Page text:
So, What Is the Link? 

Contrary to popular assumption, the studies do not suggest that hearing loss causes dementia or Alzheimer’s. Rather, they suggest that there is some sort of link between the two. Unfortunately, the exact nature of this link still remains unknown, although there are a few theories that have been put forward over the last few years. 

Some experts claim that hearing loss may change the way in which your brain functions. They claim that when the aspect of the brain that is responsible for processing auditory information becomes strained or is used less frequently, it completely changes how the brain functions as a whole, which could trigger dementia/Alzheimer’s over time. 

Others assume that hearing loss has a negative effect on one’s cognitive load. In other words, those with hearing problems need to work a lot harder in order to process information and complete day-to-day social tasks and conversations. When all of your mental capacity and energy are going towards this, there is less left for memory and other cognitive functions. 

Some think that social isolation may well be the link. It has been scientifically proven that social isolation does a person’s mental health no favors. Seeing as though many people who struggle to hear will avoid social situations as a result, there is a good chance that social isolation may play a role in the degradation of brain function.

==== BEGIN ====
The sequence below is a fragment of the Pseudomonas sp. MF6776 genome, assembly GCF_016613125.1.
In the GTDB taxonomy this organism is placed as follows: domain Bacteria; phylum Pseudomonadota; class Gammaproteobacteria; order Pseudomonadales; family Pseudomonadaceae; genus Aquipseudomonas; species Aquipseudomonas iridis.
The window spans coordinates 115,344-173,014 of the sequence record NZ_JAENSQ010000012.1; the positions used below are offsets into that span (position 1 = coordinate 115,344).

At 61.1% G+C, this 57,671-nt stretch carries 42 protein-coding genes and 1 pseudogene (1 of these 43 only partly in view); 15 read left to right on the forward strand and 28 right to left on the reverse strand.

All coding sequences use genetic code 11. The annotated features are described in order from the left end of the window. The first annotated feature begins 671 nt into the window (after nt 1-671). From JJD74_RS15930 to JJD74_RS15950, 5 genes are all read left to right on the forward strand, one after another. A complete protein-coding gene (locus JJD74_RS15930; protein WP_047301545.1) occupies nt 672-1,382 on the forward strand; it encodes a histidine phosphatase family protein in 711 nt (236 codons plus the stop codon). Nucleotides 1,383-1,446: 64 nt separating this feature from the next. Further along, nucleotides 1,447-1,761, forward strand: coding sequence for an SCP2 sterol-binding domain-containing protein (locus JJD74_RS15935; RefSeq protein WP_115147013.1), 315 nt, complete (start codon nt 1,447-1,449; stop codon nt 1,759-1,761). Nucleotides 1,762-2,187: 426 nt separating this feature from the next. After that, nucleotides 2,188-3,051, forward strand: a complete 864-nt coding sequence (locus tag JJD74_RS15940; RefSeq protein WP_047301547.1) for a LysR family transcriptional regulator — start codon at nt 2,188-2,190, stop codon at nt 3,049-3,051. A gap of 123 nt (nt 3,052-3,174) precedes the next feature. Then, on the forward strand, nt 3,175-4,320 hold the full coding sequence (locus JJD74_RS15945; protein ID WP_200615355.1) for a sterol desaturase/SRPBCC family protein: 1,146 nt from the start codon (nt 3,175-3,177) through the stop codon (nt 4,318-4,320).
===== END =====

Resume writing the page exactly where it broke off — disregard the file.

Finally, researchers believe that hearing loss and dementia/Alzheimer’s may simply have the same underlying cause, which is likely to be a separate health issue, gene or environmental element. 

What Is the Bottom Line?

Ultimately, suffering from hearing loss definitely does not mean that a dementia diagnosis is inevitable. However, what the link could mean is that reducing the chances of developing hearing loss in the first place could also reduce your chances of developing dementia later in life. Prevention is better than cure, so make sure that you:

  • Steer clear of loud environments, 
  • Get regular hearing assessments, 
  • Avoid using Q-tips to clean your ears, and
  • Protect your hearing whenever necessary using noise-canceling headphones or earplugs.